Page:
In recent years, on the other hand, the economy has not done an especially good job of building its productive capacity. Yes, innovations like the iPad and Twitter have altered daily life. And, yes, companies have figured out how to produce just as many goods and services with fewer workers. But the country has not developed any major new industries that employ large and growing numbers of workers.

There is no contemporary version of the 1870s railroads, the 1920s auto industry or even the 1990s Internet sector. Total economic output over the last decade, as measured by the gross domestic product, has grown more slowly than in any 10-year period during the 1950s, ’60s, ’70s, ’80s or ’90s.

Perhaps the most important reason, beyond the financial crisis, is the overall skill level of the work force. The United States is the only rich country in the world that has not substantially increased the share of young adults with the equivalent of a bachelor’s degree over the past three decades. Some less technical measures of human capital, like the percentage of children living with two parents, have deteriorated. The country has also chosen not to welcome many scientists and entrepreneurs who would like to move here.

The relationship between skills and economic success is not an exact one, yet it is certainly strong enough to notice, and not just in the reams of peer-reviewed studies on the subject. Australia, New Zealand, Canada and much of Northern Europe have made considerable educational progress since the 1980s, for instance. Their unemployment rates, which were once higher than ours, are now lower. Within this country, the 50 most educated metropolitan areas have an average jobless rate of 7.3 percent, according to Moody’s Analytics; in the 50 least educated, the average rate is 11.4 percent.

Despite the media’s focus on those college graduates who are struggling, it’s not much of an exaggeration to say that people with a four-year degree — who have an unemployment rate of just 4.3 percent — are barely experiencing an economic downturn.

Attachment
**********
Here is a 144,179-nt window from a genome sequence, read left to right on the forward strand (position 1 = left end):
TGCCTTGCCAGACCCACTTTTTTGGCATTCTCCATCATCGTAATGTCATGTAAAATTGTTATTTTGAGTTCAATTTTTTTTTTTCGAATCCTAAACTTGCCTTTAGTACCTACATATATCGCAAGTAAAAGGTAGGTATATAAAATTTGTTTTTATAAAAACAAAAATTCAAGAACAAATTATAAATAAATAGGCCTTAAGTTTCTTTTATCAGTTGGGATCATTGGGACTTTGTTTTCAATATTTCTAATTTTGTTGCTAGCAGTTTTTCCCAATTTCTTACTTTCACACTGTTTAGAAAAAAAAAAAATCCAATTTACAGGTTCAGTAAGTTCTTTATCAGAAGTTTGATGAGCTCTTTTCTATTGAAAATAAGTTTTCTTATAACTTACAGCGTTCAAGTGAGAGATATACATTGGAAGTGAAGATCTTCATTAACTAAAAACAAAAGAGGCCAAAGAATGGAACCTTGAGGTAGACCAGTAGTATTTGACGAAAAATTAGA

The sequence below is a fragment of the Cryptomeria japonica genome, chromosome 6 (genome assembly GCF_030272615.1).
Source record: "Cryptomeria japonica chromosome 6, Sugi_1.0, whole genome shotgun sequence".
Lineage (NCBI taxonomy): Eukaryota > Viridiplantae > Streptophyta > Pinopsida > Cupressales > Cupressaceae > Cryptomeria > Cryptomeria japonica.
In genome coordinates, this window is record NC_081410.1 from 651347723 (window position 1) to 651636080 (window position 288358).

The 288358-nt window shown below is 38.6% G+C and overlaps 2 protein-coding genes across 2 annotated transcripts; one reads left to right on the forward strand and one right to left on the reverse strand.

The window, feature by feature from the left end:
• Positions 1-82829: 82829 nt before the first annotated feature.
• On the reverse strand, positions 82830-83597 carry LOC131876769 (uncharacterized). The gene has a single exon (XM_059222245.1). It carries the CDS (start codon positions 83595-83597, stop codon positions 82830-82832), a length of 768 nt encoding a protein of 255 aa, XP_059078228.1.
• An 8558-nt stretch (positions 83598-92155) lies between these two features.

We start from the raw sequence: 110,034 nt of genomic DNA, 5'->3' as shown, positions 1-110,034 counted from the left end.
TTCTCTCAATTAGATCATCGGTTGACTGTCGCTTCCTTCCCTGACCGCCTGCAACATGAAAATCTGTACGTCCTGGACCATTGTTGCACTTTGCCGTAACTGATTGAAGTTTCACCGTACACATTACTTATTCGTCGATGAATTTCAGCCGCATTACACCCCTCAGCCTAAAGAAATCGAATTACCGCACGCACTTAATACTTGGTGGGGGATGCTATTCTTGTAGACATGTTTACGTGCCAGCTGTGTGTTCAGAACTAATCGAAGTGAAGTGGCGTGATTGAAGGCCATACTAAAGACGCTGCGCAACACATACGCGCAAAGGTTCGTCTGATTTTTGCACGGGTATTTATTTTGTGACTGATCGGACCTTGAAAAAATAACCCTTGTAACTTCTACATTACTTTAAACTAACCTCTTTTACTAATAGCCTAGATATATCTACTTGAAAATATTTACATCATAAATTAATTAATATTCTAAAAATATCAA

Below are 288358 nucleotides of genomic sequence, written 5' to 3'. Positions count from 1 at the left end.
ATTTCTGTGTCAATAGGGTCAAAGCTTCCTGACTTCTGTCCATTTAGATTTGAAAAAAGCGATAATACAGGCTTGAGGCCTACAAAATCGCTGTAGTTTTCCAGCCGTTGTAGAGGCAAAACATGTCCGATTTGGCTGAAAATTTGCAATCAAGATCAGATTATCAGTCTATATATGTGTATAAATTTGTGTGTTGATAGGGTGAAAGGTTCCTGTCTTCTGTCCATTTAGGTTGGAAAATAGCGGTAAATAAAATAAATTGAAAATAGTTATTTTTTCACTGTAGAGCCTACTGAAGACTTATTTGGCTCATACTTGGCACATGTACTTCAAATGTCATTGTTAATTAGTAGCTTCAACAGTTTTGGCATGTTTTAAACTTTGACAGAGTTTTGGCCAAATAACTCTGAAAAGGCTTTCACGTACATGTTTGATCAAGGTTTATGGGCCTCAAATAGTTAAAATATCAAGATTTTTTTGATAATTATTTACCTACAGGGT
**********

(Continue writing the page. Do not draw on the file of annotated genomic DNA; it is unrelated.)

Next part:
Economic downturns do often send people streaming back to school, and this one is no exception. So there is a chance that it will lead to a surge in skill formation. Yet it seems unlikely to do nearly as much on that score as the Great Depression, which helped make high school universal. High school, of course, is free. Today’s educational frontier, college, is not. In fact, it has become more expensive lately, as state cutbacks have led to tuition increases.

Beyond education, the American economy seems to be suffering from a misallocation of resources. Some of this is beyond our control. China’s artificially low currency has nudged us toward consuming too much and producing too little. But much of the misallocation is homegrown.

In particular, three giant industries — finance, health care and housing — now include large amounts of unproductive capacity. Housing may have shrunk, but it is still a bigger, more subsidized sector in this country than in many others.

Health care is far larger, with the United States spending at least 50 percent more per person on medical care than any other country, without getting vastly better results. (Some aspects of our care, like certain cancer treatments, are better, while others, like medical error rates, are worse.) The contrast suggests that a significant portion of medical spending is wasted, be it on approaches that do not make people healthier or on insurance-company bureaucracy.

In finance, trading volumes have boomed in recent decades, yet it is unclear how much all the activity has lifted living standards. Paul A. Volcker, the former Fed chairman, has mischievously said that the only useful recent financial innovation was the automated teller machine. Critics like Mr. Volcker argue that much of modern finance amounts to arbitrage, in which technology and globalization have allowed traders to profit from being the first to notice small price differences.

IN the process, Wall Street has captured a growing share of the world’s economic pie — thereby increasing inequality — without doing much to expand the pie. It may even have shrunk the pie, given that a new International Monetary Fund analysis found that higher inequality leads to slower economic growth.

The common question with these industries is whether they are using resources that could do more economic good elsewhere. “The health care problem is very similar to the finance problem,” says Lawrence F. Katz, a Harvard economist, “in that incredibly talented people are wasting their talent on something that is essentially a zero-sum game.”

In the short term, finance, health care and housing provide jobs, as their lobbyists are quick to point out. But it is hard to see how the jobs of the future will spring from unnecessary back surgery and garden-variety arbitrage. They differ from the growth engines of the past, which delivered fundamental value — faster transportation or new knowledge — and let other industries then build off those advances.